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Criminal Justice & Legal System

MI Supreme Court: Convictions stemming from tribal government post do not impede city council run

Michigan Supreme Court
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Michigan Supreme Court Building

The Michigan Supreme Court says the state’s tribal governments do not fall under a constitutional provision that can prevent some people from running for office.

Fred Paquin was on the board of the Sault Ste. Marie Tribe of Chippewa Indians' governing body. He pleaded guilty to conspiracy to defraud the United States in 2010.

If a person has a felony involving dishonesty, fraud, etc. that stems from their position of employment in local, state, or federal government, they can’t run for state or local office. Paquin committed the crime, but he argued that he could still run for city council. He said that was because he was a member of a tribe, which doesn’t fall under the categories in the Constitution.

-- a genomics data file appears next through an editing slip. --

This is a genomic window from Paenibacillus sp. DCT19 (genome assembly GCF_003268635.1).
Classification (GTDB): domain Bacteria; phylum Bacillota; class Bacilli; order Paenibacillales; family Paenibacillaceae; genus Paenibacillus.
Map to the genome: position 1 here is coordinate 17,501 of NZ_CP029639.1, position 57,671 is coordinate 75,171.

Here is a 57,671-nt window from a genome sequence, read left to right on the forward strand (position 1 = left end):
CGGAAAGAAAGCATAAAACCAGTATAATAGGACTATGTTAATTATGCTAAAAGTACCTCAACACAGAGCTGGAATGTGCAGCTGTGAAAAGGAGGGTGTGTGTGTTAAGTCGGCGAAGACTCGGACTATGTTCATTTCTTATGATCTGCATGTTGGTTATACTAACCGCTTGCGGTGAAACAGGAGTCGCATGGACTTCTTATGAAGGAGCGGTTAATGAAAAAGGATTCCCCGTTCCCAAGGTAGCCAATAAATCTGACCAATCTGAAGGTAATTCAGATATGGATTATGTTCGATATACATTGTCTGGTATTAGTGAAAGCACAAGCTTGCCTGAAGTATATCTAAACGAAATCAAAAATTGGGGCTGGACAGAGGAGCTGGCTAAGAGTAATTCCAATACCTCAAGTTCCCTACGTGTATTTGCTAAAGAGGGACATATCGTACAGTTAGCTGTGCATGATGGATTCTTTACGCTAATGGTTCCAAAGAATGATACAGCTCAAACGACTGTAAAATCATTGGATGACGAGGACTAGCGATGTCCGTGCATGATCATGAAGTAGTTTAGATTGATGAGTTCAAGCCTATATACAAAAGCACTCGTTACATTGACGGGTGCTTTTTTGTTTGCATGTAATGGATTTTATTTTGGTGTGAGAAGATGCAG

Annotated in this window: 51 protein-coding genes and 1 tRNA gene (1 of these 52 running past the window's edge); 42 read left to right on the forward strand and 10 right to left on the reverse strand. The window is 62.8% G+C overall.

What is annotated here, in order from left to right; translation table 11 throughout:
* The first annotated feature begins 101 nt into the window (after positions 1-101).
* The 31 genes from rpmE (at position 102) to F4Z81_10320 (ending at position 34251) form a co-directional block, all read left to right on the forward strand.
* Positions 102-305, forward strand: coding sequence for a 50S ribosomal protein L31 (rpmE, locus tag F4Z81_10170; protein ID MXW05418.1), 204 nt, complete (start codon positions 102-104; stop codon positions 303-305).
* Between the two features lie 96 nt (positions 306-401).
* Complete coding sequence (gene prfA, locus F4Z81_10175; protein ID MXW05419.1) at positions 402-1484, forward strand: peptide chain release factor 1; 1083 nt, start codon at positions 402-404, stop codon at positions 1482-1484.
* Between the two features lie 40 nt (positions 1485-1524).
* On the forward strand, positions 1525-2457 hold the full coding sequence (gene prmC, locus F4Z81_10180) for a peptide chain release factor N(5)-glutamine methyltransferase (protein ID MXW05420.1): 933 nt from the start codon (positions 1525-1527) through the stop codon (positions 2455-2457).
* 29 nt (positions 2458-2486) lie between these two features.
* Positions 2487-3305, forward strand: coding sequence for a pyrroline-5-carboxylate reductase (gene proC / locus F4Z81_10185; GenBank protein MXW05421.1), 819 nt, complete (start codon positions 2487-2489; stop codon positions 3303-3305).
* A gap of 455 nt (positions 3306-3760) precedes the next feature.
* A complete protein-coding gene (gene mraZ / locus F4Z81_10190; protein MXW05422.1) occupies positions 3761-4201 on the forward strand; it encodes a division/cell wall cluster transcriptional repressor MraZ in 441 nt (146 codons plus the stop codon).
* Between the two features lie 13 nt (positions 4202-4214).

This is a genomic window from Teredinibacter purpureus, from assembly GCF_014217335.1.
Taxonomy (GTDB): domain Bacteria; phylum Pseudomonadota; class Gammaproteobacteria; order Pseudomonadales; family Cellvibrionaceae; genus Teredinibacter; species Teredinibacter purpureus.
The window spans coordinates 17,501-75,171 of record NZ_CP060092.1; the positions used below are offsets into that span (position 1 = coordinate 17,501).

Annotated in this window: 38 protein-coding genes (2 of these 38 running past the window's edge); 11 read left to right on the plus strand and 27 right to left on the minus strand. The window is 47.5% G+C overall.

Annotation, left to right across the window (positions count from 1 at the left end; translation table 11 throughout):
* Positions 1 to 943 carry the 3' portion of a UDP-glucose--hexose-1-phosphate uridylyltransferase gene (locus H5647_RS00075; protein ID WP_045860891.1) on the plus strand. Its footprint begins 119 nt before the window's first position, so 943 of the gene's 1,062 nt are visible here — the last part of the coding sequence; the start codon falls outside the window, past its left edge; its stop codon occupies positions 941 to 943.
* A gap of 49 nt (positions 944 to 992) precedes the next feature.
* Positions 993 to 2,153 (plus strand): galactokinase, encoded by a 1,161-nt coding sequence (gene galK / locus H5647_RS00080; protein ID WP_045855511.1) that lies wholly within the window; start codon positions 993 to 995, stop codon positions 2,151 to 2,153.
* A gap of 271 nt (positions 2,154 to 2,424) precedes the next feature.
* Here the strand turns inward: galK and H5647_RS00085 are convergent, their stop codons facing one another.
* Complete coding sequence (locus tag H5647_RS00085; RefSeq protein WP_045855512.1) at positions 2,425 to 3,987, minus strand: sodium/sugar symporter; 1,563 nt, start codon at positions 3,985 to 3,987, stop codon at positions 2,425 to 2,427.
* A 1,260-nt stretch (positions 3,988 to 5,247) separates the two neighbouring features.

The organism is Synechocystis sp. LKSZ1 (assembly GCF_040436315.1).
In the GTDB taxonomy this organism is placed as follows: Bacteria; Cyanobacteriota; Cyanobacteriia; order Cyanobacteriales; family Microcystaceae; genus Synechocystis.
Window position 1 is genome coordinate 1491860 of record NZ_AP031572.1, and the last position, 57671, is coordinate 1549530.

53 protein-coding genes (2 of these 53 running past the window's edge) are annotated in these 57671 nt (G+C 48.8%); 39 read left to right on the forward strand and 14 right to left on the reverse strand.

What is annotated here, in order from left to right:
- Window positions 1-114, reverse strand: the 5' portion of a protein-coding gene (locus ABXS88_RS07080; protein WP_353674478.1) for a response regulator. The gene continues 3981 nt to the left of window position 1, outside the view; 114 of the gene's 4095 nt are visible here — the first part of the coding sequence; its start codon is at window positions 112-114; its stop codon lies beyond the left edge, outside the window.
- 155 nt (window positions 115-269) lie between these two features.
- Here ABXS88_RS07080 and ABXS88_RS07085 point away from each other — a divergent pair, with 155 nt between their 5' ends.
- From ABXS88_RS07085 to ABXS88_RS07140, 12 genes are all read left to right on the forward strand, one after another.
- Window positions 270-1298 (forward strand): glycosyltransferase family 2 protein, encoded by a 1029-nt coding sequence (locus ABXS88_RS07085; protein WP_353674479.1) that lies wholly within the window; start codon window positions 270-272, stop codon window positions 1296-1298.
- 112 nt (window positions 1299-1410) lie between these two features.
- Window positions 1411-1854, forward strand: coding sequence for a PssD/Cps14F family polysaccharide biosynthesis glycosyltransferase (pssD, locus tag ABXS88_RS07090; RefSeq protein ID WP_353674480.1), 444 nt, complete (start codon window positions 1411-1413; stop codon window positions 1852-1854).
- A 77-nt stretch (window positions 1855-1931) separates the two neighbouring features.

The Michigan Supreme Court agreed. It said to call a tribe a local government would “reach for a strained interpretation of that term.”

Joseph Kwiatkowski is Fred Paquin’s attorney. Paquin sued the City of St. Ignace when it refused to put him on the ballot for city council. Kwiatkowski told the court during arguments that tribes should not be considered local governments.

“Nowhere have I found a definition of local government in any statute in Michigan or other provision that includes a sovereign Indian tribe,” says Kwiatkowski.

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